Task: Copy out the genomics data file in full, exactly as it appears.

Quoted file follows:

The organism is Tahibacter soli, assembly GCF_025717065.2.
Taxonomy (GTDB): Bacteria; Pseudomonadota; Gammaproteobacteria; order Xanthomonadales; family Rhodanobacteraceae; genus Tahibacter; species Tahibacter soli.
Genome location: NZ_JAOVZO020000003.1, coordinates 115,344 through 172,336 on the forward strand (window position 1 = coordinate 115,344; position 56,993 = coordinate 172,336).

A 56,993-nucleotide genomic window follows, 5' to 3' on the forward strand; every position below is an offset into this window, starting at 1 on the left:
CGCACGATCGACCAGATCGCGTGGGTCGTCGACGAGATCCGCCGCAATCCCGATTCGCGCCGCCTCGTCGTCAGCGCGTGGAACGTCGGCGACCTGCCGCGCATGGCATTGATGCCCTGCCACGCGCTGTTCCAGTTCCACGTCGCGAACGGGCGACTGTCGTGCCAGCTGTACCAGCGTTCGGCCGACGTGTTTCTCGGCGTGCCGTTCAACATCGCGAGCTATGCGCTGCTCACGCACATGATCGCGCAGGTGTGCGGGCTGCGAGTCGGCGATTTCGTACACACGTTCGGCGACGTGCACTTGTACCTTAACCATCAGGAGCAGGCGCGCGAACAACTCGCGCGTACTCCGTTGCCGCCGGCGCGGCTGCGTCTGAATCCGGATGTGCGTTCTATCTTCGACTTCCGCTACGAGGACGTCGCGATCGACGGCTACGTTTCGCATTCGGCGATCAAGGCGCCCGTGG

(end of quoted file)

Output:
The organism is Tahibacter soli, assembly GCF_025717065.2.
Taxonomy (GTDB): Bacteria; Pseudomonadota; Gammaproteobacteria; order Xanthomonadales; family Rhodanobacteraceae; genus Tahibacter; species Tahibacter soli.
Genome location: NZ_JAOVZO020000003.1, coordinates 115,344 through 172,336 on the forward strand (window position 1 = coordinate 115,344; position 56,993 = coordinate 172,336).

A 56,993-nucleotide genomic window follows, 5' to 3' on the forward strand; every position below is an offset into this window, starting at 1 on the left:
CGCACGATCGACCAGATCGCGTGGGTCGTCGACGAGATCCGCCGCAATCCCGATTCGCGCCGCCTCGTCGTCAGCGCGTGGAACGTCGGCGACCTGCCGCGCATGGCATTGATGCCCTGCCACGCGCTGTTCCAGTTCCACGTCGCGAACGGGCGACTGTCGTGCCAGCTGTACCAGCGTTCGGCCGACGTGTTTCTCGGCGTGCCGTTCAACATCGCGAGCTATGCGCTGCTCACGCACATGATCGCGCAGGTGTGCGGGCTGCGAGTCGGCGATTTCGTACACACGTTCGGCGACGTGCACTTGTACCTTAACCATCAGGAGCAGGCGCGCGAACAACTCGCGCGTACTCCGTTGCCGCCGGCGCGGCTGCGTCTGAATCCGGATGTGCGTTCTATCTTCGACTTCCGCTACGAGGACGTCGCGATCGACGGCTACGTTTCGCATTCGGCGATCAAGGCGCCCGTGG